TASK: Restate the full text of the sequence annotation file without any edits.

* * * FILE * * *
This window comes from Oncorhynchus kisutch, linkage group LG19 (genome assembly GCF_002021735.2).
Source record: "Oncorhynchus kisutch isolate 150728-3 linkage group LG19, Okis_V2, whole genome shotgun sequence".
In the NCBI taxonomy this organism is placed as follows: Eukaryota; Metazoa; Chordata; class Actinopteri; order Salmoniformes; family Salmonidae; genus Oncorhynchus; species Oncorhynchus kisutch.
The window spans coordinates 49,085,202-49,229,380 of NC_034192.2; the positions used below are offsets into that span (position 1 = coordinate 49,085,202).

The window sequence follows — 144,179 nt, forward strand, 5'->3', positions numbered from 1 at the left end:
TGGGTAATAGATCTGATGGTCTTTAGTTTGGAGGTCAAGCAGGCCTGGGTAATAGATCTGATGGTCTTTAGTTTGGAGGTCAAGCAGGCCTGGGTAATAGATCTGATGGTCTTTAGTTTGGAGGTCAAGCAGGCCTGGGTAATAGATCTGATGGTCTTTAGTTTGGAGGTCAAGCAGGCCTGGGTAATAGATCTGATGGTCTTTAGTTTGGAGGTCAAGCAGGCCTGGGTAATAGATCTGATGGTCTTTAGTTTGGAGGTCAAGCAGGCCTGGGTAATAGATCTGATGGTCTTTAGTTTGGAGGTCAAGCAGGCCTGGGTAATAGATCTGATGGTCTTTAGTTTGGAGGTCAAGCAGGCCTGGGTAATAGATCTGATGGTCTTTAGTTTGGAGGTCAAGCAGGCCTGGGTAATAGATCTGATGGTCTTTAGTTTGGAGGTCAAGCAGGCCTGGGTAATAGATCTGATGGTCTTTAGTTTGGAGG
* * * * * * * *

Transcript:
This window comes from Oncorhynchus kisutch, linkage group LG19 (genome assembly GCF_002021735.2).
Source record: "Oncorhynchus kisutch isolate 150728-3 linkage group LG19, Okis_V2, whole genome shotgun sequence".
In the NCBI taxonomy this organism is placed as follows: Eukaryota; Metazoa; Chordata; class Actinopteri; order Salmoniformes; family Salmonidae; genus Oncorhynchus; species Oncorhynchus kisutch.
The window spans coordinates 49,085,202-49,229,380 of NC_034192.2; the positions used below are offsets into that span (position 1 = coordinate 49,085,202).

The window sequence follows — 144,179 nt, forward strand, 5'->3', positions numbered from 1 at the left end:
TGGGTAATAGATCTGATGGTCTTTAGTTTGGAGGTCAAGCAGGCCTGGGTAATAGATCTGATGGTCTTTAGTTTGGAGGTCAAGCAGGCCTGGGTAATAGATCTGATGGTCTTTAGTTTGGAGGTCAAGCAGGCCTGGGTAATAGATCTGATGGTCTTTAGTTTGGAGGTCAAGCAGGCCTGGGTAATAGATCTGATGGTCTTTAGTTTGGAGGTCAAGCAGGCCTGGGTAATAGATCTGATGGTCTTTAGTTTGGAGGTCAAGCAGGCCTGGGTAATAGATCTGATGGTCTTTAGTTTGGAGGTCAAGCAGGCCTGGGTAATAGATCTGATGGTCTTTAGTTTGGAGGTCAAGCAGGCCTGGGTAATAGATCTGATGGTCTTTAGTTTGGAGGTCAAGCAGGCCTGGGTAATAGATCTGATGGTCTTTAGTTTGGAGGTCAAGCAGGCCTGGGTAATAGATCTGATGGTCTTTAGTTTGGAGG